单选第一题 原题意思是人类虽然发展很快，但还是 一些疾病摆布。
答案 at the mercy of任由..摆布
单选还有一题大概意思是他听到这个消息好久都没缓过来，花了些时间去消化它。选项有take in和break down，前者是正确答案，这题我错了。
完形有一题是have memories +，选项有in to for by，答案应该是for
排序第一个题不是那个，第二个题 关于濒临灭绝植物的，找到了网页 是这个共9个植物 但是排序题只截取了3个植物
Here are nine of the most threatened plants today. They are almost all classed as critically endangered by the International Union for Conservation of Nature (IUCN). These plants occupy some of the most inaccessible, remote parts of our planet. They are threatened by habitat destruction, illegal collection, poaching, and competition with invading species.
Attenborough's pitcher plant is known only from the relatively inaccessible summit of Mount Victoria in Palawan in the Philippines. There are thought to be only a few hundred of them.
Pitcher plants are carnivorous plants that trap animals in liquid-filled bowls called pitchers. Attenborough's pitcher plant is one of the biggest, with pitchers up to 30cm in height that can trap insects and rats.
It was only discovered in 2007 when a team of botanists, tipped off by two Christian missionaries, scaled Mount Victoria. It is named after British natural history broadcaster David Attenborough.
找到一篇原文 大家来回忆吧。One of the largest earthquakes ever recorded hit on Boxing Day 2004. The resulting tsunami devastated huge swaths of the Indian Ocean coastline and left an estimated quarter of a million people dead across Indonesia, Sri Lanka, India and Thailand. Aid agencies quickly arrived to help battered and traumatised survivors.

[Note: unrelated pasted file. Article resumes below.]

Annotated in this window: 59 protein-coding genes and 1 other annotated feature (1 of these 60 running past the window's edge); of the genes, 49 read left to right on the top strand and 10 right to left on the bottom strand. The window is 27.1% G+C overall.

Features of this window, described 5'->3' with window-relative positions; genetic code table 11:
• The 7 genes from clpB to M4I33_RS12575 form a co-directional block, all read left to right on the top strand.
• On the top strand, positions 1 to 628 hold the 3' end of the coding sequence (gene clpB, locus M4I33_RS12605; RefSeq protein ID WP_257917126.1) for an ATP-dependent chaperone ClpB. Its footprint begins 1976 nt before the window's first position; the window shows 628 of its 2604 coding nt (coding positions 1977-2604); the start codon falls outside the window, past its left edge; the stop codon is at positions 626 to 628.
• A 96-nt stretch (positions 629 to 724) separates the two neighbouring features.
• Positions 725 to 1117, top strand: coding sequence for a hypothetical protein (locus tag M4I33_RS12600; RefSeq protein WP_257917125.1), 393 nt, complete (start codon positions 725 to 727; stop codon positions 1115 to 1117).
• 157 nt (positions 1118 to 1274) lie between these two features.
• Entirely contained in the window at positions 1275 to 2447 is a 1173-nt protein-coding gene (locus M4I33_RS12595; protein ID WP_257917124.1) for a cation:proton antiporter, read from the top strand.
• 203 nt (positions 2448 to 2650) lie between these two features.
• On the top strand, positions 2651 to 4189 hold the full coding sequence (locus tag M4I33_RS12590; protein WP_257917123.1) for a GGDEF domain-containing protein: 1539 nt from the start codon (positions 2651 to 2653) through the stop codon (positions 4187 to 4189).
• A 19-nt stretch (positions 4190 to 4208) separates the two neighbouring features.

Mental health was a massive part of the emergency response but the World Health Organisation promptly did something it has never done before or since. It specifically denounced a type of psychological therapy and recommended that it shouldn't be used. The therapy was a single session treatment called "psychological debriefing", which involved working with disaster victims to encourage people to supposedly "process" the intense emotions by talking through them in stages. It was intended to prevent later mental health problems by helping people resolve difficult emotions early on. The only trouble was that it made things worse. Studies had shown that people given post-disaster psychological debriefing were subsequently more likely to suffer mental health problems than people who had had no treatment at all.
Guidance from the world's most influential health authority had little effect, and the therapy was extensively used. The reluctance to do things differently was tied up with some of the least-appreciated facts about our reactions to disaster. In our trauma-focused society, it is often forgotten that the majority of people who experience the ravages of natural disaster, become the victims of violence or lose loved ones in tragedy will need no assistance from mental health professionals.
Most people will be shaken up, distressed and bereaved, but these are natural reactions, not in themselves disorders. Only a minority of people – rarely more than 30% in well-conducted studies and often considerably less – will develop psychological difficulties as a result of their experiences, and the single most common outcome is recovery without the need of professional help. But regardless of the eventual outcome, you are likely to be at your most stressed during the disaster and your stress levels will reduce afterwards even if they don't return to normal. Your body simply cannot maintain peak levels of anxiety.
These are important facts to bear in mind because, from the point of view of the disaster therapist, psychological debriefing seems to work – stress levels genuinely drop. But what the individual therapist can't see is that this would happen more effectively, leaving less people traumatised, if they did nothing.